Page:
Vampire Killer

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Vampire Killer
European box art
Producer(s)Akihiko Nagata
Designer(s)Akihiko Nagata
  • A. Harima
  • Isao Akada
  • Katsuya Nagae
Artist(s)F. Hayakawa
Composer(s)Kinuyo Yamashita
Satoe Terashima
  • JP: October 30, 1986
  • EU: 1987

Vampire Killer, known in Japan as Akumajō Dracula,[a][1] is a platform video game developed and published by Konami for the MSX2 in 1986. It is a parallel version of the original Castlevania, which debuted a month earlier for the Famicom Disk System under the same Japanese title. However, the MSX2 version was localized first in Europe and was published without the Castlevania branding that the franchise would start using abroad in 1987 when the NES version was released in North America (where neither Vampire Killer nor the MSX2 platform were released).[2] It was released on the Wii U's Virtual Console on December 17, 2014 in Japan.

Like in Castlevania, the player controls vampire hunter Simon Belmont, who ventures into Dracula's castle armed with a mystical whip inherited from his father, in order to slay the evil count.


While Vampire Killer shares the same premise, soundtrack, characters and locations as the original Castlevania, the structure of the game and its play mechanics differ significantly from its NES counterpart. Like Castlevania, Vampire Killer consists of 18 stages, with a boss encounter at the end of every third stage. But in contrast to the linear level designs in Castlevania, Vampire Killer features more labyrinth-like stages, requiring the player to seek out the exit to the next stage and find the skeleton key required to unlock it. Due to the hardware limitations of the MSX2, Vampire Killer uses flip screens instead of scrolling. The game can be played with a keyboard or a game controller.

Items and weapons can be obtained by breaking through candle stands and certain walls like in the NES version, and by purchasing them from merchants hidden throughout the castle or by unlocking treasure chests using keys. Simon's default whip can be replaced with one of four weapons: a chain whip, throwing daggers, a battle ax, and a battle cross - the latter two function both like a boomerang and must be retrieved on their return path if the player wishes to preserve them.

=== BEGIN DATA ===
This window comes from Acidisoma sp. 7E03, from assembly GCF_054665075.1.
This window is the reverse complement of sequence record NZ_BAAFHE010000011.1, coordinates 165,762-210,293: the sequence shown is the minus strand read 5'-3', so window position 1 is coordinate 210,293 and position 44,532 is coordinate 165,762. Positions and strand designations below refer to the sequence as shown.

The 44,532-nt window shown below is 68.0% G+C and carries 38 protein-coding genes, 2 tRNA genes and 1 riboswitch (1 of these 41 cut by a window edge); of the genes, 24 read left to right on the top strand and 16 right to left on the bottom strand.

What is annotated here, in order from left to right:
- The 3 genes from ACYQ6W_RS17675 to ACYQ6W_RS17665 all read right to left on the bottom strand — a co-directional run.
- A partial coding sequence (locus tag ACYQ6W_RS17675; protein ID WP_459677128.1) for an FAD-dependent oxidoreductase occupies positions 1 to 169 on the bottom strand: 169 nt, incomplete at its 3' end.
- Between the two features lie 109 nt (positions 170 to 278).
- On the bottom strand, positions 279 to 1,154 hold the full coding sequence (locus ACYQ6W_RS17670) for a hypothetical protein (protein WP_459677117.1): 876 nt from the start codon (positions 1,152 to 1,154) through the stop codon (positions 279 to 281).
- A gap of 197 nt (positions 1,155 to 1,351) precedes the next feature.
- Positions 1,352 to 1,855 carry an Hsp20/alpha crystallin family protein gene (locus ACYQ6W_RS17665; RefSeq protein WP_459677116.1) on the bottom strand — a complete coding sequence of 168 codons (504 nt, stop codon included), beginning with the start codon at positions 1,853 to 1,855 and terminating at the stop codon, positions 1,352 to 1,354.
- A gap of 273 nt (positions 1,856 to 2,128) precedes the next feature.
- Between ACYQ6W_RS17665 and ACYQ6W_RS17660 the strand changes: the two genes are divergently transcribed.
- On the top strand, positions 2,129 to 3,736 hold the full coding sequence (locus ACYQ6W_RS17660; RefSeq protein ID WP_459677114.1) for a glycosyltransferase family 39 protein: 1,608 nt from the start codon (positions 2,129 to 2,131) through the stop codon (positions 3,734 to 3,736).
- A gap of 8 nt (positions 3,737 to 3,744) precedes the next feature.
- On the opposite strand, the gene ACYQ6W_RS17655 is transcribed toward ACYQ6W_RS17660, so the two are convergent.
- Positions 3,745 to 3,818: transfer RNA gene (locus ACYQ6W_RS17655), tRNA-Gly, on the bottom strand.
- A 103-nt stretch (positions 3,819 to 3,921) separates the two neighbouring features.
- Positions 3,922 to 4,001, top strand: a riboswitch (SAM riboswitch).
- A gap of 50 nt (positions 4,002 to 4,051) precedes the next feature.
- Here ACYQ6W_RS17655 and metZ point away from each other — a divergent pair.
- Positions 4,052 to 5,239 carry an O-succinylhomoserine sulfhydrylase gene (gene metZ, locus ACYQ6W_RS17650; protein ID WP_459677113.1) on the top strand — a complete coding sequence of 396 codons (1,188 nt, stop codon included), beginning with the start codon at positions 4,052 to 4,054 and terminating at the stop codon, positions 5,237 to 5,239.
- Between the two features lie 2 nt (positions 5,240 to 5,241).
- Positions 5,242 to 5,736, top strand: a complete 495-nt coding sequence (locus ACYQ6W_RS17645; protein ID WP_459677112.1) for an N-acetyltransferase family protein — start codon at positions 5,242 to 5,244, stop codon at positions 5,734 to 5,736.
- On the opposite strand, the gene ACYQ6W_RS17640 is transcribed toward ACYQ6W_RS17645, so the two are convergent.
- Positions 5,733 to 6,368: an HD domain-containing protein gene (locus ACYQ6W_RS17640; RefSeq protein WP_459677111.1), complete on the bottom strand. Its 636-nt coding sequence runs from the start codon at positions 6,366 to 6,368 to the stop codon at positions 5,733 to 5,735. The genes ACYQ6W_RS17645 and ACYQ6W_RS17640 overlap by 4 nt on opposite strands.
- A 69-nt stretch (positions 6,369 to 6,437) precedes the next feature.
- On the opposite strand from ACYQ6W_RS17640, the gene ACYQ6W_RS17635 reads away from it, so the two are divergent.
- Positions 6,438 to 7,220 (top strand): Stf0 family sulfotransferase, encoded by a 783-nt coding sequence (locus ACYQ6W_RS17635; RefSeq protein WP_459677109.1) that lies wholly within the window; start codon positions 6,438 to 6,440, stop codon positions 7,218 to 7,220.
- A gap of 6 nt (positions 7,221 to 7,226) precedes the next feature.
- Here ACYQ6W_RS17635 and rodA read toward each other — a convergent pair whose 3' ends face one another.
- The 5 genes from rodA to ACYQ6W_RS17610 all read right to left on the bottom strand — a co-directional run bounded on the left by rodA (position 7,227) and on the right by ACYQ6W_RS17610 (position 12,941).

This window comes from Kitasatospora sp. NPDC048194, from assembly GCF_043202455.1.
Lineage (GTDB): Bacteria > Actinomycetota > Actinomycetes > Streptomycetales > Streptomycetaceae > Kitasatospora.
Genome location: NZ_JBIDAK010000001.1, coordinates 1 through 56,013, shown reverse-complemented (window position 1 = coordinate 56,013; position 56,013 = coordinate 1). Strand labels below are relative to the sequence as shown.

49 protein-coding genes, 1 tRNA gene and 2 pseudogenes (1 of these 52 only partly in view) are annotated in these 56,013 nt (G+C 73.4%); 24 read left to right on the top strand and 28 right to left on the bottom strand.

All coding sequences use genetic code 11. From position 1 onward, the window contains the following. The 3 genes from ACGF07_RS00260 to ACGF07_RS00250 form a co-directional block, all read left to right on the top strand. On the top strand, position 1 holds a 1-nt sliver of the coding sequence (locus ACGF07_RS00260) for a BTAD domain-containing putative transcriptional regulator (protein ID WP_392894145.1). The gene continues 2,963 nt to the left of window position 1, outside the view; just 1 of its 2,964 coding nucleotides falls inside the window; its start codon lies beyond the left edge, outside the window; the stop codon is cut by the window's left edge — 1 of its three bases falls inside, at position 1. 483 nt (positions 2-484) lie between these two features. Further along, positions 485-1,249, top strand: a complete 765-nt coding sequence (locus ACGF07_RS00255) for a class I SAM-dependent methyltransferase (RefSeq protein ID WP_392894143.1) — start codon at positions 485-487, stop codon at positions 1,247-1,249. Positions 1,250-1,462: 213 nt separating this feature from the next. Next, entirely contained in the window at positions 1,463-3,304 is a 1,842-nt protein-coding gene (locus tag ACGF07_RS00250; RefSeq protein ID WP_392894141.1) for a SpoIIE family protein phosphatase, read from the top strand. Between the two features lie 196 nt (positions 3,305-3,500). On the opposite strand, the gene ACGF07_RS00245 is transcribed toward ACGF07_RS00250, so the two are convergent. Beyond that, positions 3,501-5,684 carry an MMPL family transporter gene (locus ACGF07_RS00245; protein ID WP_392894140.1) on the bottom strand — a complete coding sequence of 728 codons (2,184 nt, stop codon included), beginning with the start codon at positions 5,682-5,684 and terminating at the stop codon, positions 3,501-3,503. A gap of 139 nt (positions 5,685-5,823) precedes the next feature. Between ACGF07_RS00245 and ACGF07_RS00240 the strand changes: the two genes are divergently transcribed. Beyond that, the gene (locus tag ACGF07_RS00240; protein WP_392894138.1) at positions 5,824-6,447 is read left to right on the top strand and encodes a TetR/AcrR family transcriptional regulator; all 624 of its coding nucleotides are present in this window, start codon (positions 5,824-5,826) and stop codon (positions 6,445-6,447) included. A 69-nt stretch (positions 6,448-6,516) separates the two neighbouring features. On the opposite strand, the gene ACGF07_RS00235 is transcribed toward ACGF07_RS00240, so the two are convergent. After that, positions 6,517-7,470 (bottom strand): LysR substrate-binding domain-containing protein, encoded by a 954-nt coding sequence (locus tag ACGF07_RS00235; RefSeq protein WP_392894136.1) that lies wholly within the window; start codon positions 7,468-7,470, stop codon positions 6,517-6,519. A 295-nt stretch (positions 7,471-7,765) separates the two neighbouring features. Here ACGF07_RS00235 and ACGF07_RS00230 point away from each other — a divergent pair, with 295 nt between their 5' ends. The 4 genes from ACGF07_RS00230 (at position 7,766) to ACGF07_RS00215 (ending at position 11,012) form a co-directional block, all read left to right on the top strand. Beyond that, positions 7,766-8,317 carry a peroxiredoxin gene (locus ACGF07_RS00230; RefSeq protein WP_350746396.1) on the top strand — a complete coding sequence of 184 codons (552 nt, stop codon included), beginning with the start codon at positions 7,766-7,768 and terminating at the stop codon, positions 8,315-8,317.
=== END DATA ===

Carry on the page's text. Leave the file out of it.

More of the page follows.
There are four items that Simon can carry with him similar to the sub-weapons in the NES version: a map which shows his current position and the location of the exit (can only be used three times), holy water, an hourglass (which temporarily paralyzes all enemies) and one of two types of shields. Heart points are used as ammunition for the holy water and hourglass and as currency for merchants.

There are other items that provide passive effects such as increasing or decreasing Simon's intelligence (which affects the prices of items sold by merchants), temporary invulnerability, increased speed, higher jumps, and health recovery. After defeating a boss, Simon will start the next stage without any of his previously-accumulated equipment, aside from the number of hearts and the map.

The player starts the game with three lives and with no way to gain extra lives. There are no continues, unless the game is played with the Game Master cartridge in the second slot. Playing with the Game Master enables the option to select the stage and the number of lives to start with, as well as the ability to skip screens.


Time Extension placed Vampire Killer fourth last on its list of ranked Castlevania games. It was described that it "is a rather unusual attempt to expand the original game in new and interesting ways, and proves that right from the beginning, Konami was clearly aware that Castlevania was a franchise which could easily evolve beyond its action-platforming origins. The problem is that this attempt to create a sort of action-RPG hybrid is badly undone by its non-linear structure (which involves searching looping levels in order to find keys) and the MSX2's infamous inability to handle smooth scrolling – screens 'flip' from one to the other when you reach the edge of a room. It's an interesting historical footnote, but beyond that, Vampire Killer isn't worth the eye-watering price the original version now changes hands for."[3]


Released the same year as the linear Castlevania, Vampire Killer is credited with laying a foundation for the more open-ended metroidvania format of later entries in the Castlevania franchise.[4]


  1. ^ Japanese: 悪魔城ドラキュラ, Hepburn: Akumajō Dorakyura, lit. "Demon Castle Dracula"


  1. ^ Konami (2010-08-04). Castlevania: Harmony of Despair. Konami. Japanese: 歴代の「悪魔城ドラキュラ」シリーズから選ばれた登場キャラクターを操作して、仲間たちと悪魔城に乗り込み、宿敵ドラキュラ伯爵に立ち向かおう。 English translation: Take control of past protagonists from the Castlevania series to brave the Demon Castle alongside friends and defeat the ancient enemy Count Dracula.
  2. ^ "Ghosts and Ghoulies" (PDF). Konami Software Club. July 1988. Archived (PDF) from the original on 2019-01-29. Retrieved 2019-01-28.
  3. ^ McFerran, Damien (2 January 2023). "Best Castlevania Games - Every Castlevania Game Ranked". Time Extension. Hookshot Media. Retrieved 19 February 2023.
  4. ^ Parish, Jeremy (2018-10-26). "The best Castlevania games". Polygon. Retrieved 2023-01-02.